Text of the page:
Seen or unforeseen circumstances van lead to people having to sell their home. A medical emergency, a need to downsize, or even a job out of the area are all potential reasons to sell and to sell in a time crunch.
Unfortunately, not all of the offers that come in are legitimate. Some “house buyers” have no intention of buying anyone’s home.
Even so, there are ways anyone can utilize to spot home buying scams. The following tips will help those wishing to sell their home detect which offers are legitimate and which are not.
Scam emails are sent out all across the internet every single day, and a fair amount of these emails have to do with real estate. Sometimes an apartment offer is made that is too good to be true, but another way scammers will try to take advantage of home sellers is by pulling at the heart strings. Typically, stories about family and general struggles will be interspersed with excuses as to why the buyer cannot meet in person. Often the reason has to do with them being out of the country, at which point any home seller should cease communication.
Some “home buyers” will gain the trust of the seller by spending time with them at the house, gaining information, and making a generous offer before really inspecting the house or knowing anything about it. Some time afterwards, they come back with some sort of written agreement and since they have gained the seller’s trust, the seller does not typically closet read the document. Every few days or so, the “buyer” makes changes to the document little by little until the final agreement is nothing like the original and the seller is the one who loses.
If a buyer manages to convince a seller to sign over the deed without the seller fully vetting the buyer and their financial reliability, the house can become their property while the seller is still living there. The seller would then pay rent until the buyer was able to take all financial value from the property and leave the seller without a house but with a hefty mortgage. The “buyer” only owns the property; the loan in this case would still be in the seller’s name, as in many cases a house is not fully paid off by the time the owner decides to sell. The seller is left with no house and the loan to pay off, risking their credit if they do not pay.
Sometimes a scammer will make an offer that is so high it seems too good to pass up. While such offers can be difficult to resist, it is important to avoid signing anything too early into the home selling process. If the seller makes this mistake, the “buyer” will come back right before payment is to be made with some sort of excuse as to why they are unable to pay the agreed upon amount. Eventually, this process goes around and around until the seller is simply exhausted from the constant changes and agrees. Typically this results in the seller losing money, at the very least.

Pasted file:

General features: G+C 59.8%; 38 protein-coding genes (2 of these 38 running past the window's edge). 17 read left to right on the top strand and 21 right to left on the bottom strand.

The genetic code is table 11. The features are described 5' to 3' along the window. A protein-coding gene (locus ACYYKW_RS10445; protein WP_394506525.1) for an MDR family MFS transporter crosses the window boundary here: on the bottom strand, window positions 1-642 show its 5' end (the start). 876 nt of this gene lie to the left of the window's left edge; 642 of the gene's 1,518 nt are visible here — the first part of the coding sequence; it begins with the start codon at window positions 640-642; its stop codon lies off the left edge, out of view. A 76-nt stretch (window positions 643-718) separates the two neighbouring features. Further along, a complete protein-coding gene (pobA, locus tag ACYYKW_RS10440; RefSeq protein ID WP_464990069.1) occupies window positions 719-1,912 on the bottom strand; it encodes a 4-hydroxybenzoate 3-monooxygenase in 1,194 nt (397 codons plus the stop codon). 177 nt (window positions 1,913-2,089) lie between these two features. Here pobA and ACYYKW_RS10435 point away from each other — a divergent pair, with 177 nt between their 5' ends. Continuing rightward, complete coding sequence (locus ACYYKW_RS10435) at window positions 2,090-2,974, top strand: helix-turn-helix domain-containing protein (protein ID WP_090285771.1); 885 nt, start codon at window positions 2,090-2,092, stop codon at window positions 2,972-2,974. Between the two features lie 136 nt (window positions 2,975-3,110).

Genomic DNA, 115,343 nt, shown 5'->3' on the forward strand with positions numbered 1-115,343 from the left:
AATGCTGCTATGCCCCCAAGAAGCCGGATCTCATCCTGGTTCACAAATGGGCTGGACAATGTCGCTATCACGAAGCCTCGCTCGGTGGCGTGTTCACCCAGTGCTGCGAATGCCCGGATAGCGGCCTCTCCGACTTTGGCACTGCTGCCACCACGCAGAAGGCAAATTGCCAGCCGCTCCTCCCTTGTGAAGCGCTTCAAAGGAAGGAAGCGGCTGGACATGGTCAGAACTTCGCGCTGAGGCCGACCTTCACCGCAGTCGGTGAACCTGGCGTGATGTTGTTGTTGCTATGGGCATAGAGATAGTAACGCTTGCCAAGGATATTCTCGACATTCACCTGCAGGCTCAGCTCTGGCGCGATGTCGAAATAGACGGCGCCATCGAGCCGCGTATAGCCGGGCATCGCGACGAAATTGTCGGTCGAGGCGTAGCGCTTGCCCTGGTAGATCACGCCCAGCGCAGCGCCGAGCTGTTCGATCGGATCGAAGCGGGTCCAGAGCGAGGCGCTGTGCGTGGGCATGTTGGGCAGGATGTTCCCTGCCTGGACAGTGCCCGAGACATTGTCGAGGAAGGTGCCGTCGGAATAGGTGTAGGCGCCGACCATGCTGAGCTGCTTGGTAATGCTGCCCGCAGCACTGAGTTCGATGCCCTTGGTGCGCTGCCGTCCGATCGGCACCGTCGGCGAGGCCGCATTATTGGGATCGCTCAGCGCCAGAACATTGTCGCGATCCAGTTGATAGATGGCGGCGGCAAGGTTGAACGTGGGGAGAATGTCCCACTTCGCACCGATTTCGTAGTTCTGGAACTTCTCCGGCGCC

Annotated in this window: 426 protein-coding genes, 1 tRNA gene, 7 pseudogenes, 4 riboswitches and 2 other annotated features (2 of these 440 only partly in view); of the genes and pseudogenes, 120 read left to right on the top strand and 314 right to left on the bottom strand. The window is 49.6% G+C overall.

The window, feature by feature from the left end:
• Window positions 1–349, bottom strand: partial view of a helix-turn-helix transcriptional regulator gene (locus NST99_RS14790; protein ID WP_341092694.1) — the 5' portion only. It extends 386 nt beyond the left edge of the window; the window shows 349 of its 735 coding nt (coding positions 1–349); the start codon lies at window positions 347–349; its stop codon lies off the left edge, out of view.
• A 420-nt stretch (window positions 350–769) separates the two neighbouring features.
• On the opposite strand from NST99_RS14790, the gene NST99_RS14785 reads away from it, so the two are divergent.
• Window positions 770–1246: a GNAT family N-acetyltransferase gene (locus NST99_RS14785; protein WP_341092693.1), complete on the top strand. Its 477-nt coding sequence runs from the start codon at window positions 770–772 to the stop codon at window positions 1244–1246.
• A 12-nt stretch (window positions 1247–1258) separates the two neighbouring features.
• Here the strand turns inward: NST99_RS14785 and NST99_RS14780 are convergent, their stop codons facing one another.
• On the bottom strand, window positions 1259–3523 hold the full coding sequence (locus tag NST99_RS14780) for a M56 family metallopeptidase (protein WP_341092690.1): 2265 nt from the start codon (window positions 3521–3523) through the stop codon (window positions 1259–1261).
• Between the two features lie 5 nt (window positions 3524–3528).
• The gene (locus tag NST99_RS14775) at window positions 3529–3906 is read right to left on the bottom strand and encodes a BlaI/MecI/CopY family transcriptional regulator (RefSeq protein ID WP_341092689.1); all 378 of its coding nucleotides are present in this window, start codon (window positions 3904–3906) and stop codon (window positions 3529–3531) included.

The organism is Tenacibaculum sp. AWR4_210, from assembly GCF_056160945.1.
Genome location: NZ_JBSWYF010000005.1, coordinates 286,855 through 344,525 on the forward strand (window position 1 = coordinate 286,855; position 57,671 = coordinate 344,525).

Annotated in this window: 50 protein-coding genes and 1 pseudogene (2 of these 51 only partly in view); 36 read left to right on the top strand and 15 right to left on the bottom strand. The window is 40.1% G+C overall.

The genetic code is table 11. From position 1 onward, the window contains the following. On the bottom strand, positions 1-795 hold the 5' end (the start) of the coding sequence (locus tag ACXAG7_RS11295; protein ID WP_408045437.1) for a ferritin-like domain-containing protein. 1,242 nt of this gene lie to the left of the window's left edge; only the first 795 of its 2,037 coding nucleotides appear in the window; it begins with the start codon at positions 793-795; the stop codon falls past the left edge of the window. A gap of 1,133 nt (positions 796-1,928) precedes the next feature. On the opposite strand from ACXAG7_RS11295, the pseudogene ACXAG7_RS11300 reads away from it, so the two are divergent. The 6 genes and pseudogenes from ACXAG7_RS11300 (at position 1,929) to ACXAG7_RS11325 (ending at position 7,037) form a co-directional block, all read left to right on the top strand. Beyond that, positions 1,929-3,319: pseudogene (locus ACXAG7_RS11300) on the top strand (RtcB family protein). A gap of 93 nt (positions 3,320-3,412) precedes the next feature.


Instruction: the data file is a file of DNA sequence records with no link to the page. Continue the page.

Even with these risks, there are several rules home sellers can follow to avoid being scammed:
Stick With Reputable Buyers
Regardless of how fancy someone’s supposed title is or how many successful house purchases they have under their belt, it is important to make sure they have a history of honest behavior. Often there are review websites specifically for this purpose.
Background Checks and Verification
If there is suspicion around a buyer, background checks can be obtained through various agencies, including the state Attorney General and the Better Business Bureau. Legitimate business and buyers should not only welcome such inquiries, they should pass them without issue. In addition, if there are documents written with legal jargon, a reputable buyer should take no offense to the seller having an attorney of their choosing look over the paperwork before it is signed. Title companies offer services to home buyers and sellers as well, making it easy to find a neutral third party to iron out any legal issues.
Make Sure Any Agreements are Written Down
Verbal persuasion can be incredibly powerful, but it is important to always remember to have any agreements in written form. Without a solid document to refer back to, it is easy for a scammer to change their mind and claim they never agreed to what they initially agreed to. In addition, verbal agreements are subject to more wide varieties of interpretation than are written ones.
To avoid scams, the ultimate thing to remember is that if something feels less than reputable, there is nothing wrong with backing out as long as nothing has been signed or officially agreed to. While selling a house is stressful, it is important to not get caught up in dazzling offers or taking the easiest route to relieve the stress associated with selling a home. Vigilance is essential when so many corners of the housing market hide predatory so-called buyers.